LOOSE monetary policy is at last getting through to the real economy, European Central Bank boss Mario Draghi said yesterday.
The low rate of inflation in the Eurozone prompted some analysts to call for lower, or even negative, rates.
Another option to push up consumer price inflation, which slowed to 0.8 per cent in the year to December, would be to print money as the UK and US have done.
But Draghi said there was no need for drastic measures yet.
“Global demand is if anything a little stronger, and on domestic demand look at the factors helping the recovery spread,” he said. “One is the very accommodative monetary policy which is now finding its way through the economy. The second relates to bond markets – confidence is coming back.”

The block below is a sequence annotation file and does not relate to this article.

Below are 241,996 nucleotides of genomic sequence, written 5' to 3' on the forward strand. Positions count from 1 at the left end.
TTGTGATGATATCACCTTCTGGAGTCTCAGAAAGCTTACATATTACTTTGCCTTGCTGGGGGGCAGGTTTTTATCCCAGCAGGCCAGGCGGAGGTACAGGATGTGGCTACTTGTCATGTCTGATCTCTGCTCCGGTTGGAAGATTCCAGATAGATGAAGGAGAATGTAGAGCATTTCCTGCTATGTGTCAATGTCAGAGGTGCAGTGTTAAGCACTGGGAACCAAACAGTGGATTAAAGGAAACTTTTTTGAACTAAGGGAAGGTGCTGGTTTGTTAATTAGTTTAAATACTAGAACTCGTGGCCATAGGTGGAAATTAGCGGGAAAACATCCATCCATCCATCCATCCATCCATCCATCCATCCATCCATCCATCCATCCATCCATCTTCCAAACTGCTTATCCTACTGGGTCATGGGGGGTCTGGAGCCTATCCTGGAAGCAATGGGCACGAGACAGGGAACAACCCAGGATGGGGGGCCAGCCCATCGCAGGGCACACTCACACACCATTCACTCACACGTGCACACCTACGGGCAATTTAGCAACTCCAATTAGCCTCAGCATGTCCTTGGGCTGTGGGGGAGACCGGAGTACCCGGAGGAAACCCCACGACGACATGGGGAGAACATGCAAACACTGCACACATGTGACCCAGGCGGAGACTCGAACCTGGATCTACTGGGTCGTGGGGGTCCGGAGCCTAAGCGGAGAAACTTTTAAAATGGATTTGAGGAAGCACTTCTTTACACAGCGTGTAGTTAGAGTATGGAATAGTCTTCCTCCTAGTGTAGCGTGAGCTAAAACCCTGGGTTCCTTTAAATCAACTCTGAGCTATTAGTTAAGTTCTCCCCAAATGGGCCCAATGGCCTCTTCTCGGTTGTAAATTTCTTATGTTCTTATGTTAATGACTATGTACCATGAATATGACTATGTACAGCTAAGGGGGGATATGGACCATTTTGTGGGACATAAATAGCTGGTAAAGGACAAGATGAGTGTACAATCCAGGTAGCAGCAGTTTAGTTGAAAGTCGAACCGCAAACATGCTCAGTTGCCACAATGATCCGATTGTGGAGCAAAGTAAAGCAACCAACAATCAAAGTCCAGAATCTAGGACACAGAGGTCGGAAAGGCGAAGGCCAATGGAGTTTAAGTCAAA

“There is also less of a fiscal drag than last year. Six months ago we would not have said this, even three months ago we would have been less explicit.”
However, he was careful to reassure markets he would not be withdrawing the current stimulus. Instead, Draghi said he would maintain rates as long as inflation looks like returning close to two per cent in the coming years, and could loosen further if need be.
“Draghi sounded more upbeat on the improving conditions while at the same time strengthening the ECB’s commitment to act in case of a worsening inflation outlook and an unwarranted increase in money market rates,” said Societe Generale analyst Anatoli Annenkov.